Iowa Smart Planning. Legislative Guide March 2011 Iowa Smart Planning Legislative Guide March 2011 Rebuild Iowa Office Wallace State Office Building 529 East 9 th St Des Moines, IA 50319 515-242-5004 www.rio.iowa.gov Iowa Smart Planning Legislation The

More information

CREATIVE North Carolina 2014 Fact Sheet: Creativity At Work www.ncarts.org/creative_economy

CREATIVE North Carolina 2014 Fact Sheet: Creativity At Work www.ncarts.org/creative_economy CREATIVE North Carolina 2014 Fact Sheet: Creativity At Work www.ncarts.org/creative_economy Creative North Carolina includes Nonprofit arts, humanities and cultural organizations Audiences and cultural

More information

Philadelphia County. Land Use and Growth Management Profile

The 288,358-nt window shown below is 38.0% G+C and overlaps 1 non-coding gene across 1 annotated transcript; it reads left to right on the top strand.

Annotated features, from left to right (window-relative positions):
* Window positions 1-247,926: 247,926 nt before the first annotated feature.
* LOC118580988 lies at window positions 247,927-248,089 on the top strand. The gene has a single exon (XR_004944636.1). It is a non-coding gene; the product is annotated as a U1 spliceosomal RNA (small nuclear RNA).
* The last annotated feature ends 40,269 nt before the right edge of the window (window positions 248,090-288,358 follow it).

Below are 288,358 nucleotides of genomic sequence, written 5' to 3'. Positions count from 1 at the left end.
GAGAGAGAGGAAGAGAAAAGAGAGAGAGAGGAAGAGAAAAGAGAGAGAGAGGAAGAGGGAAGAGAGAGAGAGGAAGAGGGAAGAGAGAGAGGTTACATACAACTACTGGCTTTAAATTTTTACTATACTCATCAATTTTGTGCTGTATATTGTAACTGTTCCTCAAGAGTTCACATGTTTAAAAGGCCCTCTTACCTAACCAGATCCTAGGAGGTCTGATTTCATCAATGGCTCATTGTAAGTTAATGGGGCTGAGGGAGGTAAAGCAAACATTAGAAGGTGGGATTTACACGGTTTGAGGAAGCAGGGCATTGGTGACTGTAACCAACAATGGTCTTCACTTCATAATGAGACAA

Philadelphia County. Land Use and Growth Management Profile Philadelphia County is located in the southeastern corner of Pennsylvania and is bordered by the Pennsylvania counties of Delaware, Montgomery, and Bucks, and the New Jersey counties of Burlington, Camden,

More information

State Tax Credits for Historic Preservation A State-by-State Summary. States with income tax incentives States that do not tax income

State Tax Credits for Historic Preservation A State-by-State Summary. States with income tax incentives States that do not tax income State Tax Credits for Historic Preservation A State-by-State Summary www.nationaltrust.org policy@nthp.org 202-588-6167 Chart last updated: July 2007 States with income tax incentives States that do not

More information

MILWAUKEE. Plan. comprehensive DEPARTMENT OF CITY DEVELOPMENT MARCH, 2010 EXECUTIVE SUMMARY